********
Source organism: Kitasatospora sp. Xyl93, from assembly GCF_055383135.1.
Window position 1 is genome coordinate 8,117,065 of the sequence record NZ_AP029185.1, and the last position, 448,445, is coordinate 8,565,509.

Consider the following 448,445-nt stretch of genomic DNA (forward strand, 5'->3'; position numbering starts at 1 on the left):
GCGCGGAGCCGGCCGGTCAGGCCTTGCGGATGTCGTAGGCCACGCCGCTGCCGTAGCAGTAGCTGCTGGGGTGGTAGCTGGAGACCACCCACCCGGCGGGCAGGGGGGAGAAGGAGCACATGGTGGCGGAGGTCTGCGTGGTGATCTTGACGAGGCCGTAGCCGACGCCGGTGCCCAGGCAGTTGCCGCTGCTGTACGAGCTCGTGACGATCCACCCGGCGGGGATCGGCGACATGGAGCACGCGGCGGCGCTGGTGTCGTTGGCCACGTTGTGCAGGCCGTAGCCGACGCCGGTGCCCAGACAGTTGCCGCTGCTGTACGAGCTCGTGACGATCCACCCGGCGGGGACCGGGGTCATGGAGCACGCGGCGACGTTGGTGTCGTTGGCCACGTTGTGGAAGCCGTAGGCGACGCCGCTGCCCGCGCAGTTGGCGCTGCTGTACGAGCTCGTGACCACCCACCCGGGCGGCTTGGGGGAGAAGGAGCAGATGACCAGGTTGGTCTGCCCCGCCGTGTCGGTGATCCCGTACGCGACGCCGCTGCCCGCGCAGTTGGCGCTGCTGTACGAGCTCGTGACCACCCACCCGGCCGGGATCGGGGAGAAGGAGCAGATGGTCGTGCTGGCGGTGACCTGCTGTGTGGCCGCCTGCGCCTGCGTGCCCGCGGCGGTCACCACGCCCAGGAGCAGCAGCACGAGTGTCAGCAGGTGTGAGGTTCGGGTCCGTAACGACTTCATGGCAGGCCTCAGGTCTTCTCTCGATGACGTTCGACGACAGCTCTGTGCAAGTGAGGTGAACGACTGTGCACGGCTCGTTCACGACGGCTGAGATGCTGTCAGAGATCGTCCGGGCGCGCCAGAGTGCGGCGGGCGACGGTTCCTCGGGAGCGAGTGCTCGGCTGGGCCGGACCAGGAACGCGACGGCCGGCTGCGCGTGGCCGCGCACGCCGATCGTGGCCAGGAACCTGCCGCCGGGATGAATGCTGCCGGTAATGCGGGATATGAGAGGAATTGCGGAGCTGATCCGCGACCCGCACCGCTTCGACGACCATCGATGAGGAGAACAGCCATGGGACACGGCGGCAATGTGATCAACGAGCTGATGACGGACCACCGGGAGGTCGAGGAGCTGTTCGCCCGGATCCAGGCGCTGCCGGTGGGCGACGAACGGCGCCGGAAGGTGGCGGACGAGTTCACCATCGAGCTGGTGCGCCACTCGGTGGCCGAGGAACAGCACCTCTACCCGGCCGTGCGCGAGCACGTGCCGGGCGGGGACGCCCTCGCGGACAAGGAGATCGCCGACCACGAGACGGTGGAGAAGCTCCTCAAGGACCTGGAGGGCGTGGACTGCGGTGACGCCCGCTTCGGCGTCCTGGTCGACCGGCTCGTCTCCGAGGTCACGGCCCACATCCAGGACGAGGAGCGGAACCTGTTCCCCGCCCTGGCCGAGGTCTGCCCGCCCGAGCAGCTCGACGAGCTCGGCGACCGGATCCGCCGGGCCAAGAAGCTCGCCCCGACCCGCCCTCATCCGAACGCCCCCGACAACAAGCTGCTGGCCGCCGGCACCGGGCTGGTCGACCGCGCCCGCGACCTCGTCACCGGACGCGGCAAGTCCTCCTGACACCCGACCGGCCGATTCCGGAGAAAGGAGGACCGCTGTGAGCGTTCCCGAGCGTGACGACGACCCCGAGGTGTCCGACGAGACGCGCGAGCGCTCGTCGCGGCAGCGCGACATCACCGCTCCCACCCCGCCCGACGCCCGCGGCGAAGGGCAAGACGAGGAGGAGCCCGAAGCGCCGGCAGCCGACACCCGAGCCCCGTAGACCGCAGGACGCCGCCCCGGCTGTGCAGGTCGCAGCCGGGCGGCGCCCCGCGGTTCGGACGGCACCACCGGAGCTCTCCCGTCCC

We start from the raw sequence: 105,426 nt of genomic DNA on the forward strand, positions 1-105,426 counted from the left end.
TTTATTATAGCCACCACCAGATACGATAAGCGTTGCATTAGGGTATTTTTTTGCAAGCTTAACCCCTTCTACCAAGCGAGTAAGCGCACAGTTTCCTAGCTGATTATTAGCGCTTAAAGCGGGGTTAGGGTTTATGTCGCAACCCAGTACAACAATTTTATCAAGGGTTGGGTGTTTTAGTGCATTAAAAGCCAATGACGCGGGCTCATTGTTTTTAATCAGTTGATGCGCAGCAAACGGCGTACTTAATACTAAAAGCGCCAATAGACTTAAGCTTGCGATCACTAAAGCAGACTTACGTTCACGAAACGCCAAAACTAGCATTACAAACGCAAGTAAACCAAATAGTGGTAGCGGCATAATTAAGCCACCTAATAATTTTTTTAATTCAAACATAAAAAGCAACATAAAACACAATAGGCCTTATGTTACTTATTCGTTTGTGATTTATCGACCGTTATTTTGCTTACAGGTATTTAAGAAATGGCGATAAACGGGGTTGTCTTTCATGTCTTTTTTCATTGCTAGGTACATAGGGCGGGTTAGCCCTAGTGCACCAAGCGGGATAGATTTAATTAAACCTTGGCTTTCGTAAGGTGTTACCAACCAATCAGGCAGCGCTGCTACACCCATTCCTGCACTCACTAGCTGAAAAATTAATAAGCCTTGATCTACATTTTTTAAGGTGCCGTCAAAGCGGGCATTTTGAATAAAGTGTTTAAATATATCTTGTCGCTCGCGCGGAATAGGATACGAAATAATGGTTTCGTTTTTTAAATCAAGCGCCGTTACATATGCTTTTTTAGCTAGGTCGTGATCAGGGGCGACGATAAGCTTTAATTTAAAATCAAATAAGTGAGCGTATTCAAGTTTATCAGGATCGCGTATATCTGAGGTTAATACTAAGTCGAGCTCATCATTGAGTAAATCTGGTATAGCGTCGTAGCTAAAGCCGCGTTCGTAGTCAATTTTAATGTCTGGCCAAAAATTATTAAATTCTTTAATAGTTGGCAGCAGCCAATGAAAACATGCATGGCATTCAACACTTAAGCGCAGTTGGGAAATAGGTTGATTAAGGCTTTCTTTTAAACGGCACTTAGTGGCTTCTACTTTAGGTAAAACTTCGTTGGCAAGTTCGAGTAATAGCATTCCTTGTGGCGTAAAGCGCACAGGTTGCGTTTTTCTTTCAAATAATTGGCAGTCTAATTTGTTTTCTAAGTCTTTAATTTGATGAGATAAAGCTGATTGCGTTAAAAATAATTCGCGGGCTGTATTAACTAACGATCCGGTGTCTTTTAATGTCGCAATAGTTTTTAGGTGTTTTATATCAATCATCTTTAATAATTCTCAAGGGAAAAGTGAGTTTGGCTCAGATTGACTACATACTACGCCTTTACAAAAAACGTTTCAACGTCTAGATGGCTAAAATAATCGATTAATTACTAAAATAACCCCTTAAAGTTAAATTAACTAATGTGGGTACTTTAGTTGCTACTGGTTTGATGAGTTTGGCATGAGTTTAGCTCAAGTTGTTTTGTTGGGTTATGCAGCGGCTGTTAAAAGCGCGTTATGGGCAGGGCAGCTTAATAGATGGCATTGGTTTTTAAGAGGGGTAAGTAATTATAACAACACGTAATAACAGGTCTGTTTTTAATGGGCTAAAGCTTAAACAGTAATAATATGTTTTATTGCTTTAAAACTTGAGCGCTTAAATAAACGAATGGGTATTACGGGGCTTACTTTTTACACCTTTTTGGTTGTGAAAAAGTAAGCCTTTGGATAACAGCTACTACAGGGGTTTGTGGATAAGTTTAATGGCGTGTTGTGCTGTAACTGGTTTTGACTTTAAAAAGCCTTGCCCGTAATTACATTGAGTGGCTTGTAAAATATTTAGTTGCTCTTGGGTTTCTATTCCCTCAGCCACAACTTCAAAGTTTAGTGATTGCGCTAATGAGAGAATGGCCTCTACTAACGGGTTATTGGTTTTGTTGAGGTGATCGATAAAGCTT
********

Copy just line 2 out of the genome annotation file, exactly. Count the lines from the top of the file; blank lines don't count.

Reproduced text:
Window position 1 is genome coordinate 8,117,065 of the sequence record NZ_AP029185.1, and the last position, 448,445, is coordinate 8,565,509.